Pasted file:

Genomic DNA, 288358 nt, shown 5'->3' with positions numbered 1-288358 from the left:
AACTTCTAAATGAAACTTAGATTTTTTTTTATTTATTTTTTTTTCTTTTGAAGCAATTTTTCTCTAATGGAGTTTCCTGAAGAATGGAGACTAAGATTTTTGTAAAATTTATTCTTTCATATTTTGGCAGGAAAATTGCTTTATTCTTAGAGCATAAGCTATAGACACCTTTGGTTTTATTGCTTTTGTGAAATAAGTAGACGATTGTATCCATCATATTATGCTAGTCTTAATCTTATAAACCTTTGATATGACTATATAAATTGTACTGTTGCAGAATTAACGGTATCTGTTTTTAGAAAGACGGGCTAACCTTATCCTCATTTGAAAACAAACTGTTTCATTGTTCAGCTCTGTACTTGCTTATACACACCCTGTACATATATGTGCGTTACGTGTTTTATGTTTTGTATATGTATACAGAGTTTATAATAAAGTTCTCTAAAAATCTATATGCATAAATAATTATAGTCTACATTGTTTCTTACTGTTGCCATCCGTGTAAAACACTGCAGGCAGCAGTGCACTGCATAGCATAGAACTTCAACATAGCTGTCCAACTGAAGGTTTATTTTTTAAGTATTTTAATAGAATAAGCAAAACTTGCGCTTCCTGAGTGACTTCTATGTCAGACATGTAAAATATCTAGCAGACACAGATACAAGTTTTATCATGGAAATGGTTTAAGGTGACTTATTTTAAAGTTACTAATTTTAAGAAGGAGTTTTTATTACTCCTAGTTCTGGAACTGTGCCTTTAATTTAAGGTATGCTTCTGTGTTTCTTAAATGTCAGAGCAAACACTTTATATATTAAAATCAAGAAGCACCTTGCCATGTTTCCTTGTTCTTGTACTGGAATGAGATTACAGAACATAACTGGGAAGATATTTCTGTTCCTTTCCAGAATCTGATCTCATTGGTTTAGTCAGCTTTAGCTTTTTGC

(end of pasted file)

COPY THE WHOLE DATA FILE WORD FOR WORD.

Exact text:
Genomic DNA, 288358 nt, shown 5'->3' with positions numbered 1-288358 from the left:
AACTTCTAAATGAAACTTAGATTTTTTTTTATTTATTTTTTTTTCTTTTGAAGCAATTTTTCTCTAATGGAGTTTCCTGAAGAATGGAGACTAAGATTTTTGTAAAATTTATTCTTTCATATTTTGGCAGGAAAATTGCTTTATTCTTAGAGCATAAGCTATAGACACCTTTGGTTTTATTGCTTTTGTGAAATAAGTAGACGATTGTATCCATCATATTATGCTAGTCTTAATCTTATAAACCTTTGATATGACTATATAAATTGTACTGTTGCAGAATTAACGGTATCTGTTTTTAGAAAGACGGGCTAACCTTATCCTCATTTGAAAACAAACTGTTTCATTGTTCAGCTCTGTACTTGCTTATACACACCCTGTACATATATGTGCGTTACGTGTTTTATGTTTTGTATATGTATACAGAGTTTATAATAAAGTTCTCTAAAAATCTATATGCATAAATAATTATAGTCTACATTGTTTCTTACTGTTGCCATCCGTGTAAAACACTGCAGGCAGCAGTGCACTGCATAGCATAGAACTTCAACATAGCTGTCCAACTGAAGGTTTATTTTTTAAGTATTTTAATAGAATAAGCAAAACTTGCGCTTCCTGAGTGACTTCTATGTCAGACATGTAAAATATCTAGCAGACACAGATACAAGTTTTATCATGGAAATGGTTTAAGGTGACTTATTTTAAAGTTACTAATTTTAAGAAGGAGTTTTTATTACTCCTAGTTCTGGAACTGTGCCTTTAATTTAAGGTATGCTTCTGTGTTTCTTAAATGTCAGAGCAAACACTTTATATATTAAAATCAAGAAGCACCTTGCCATGTTTCCTTGTTCTTGTACTGGAATGAGATTACAGAACATAACTGGGAAGATATTTCTGTTCCTTTCCAGAATCTGATCTCATTGGTTTAGTCAGCTTTAGCTTTTTGC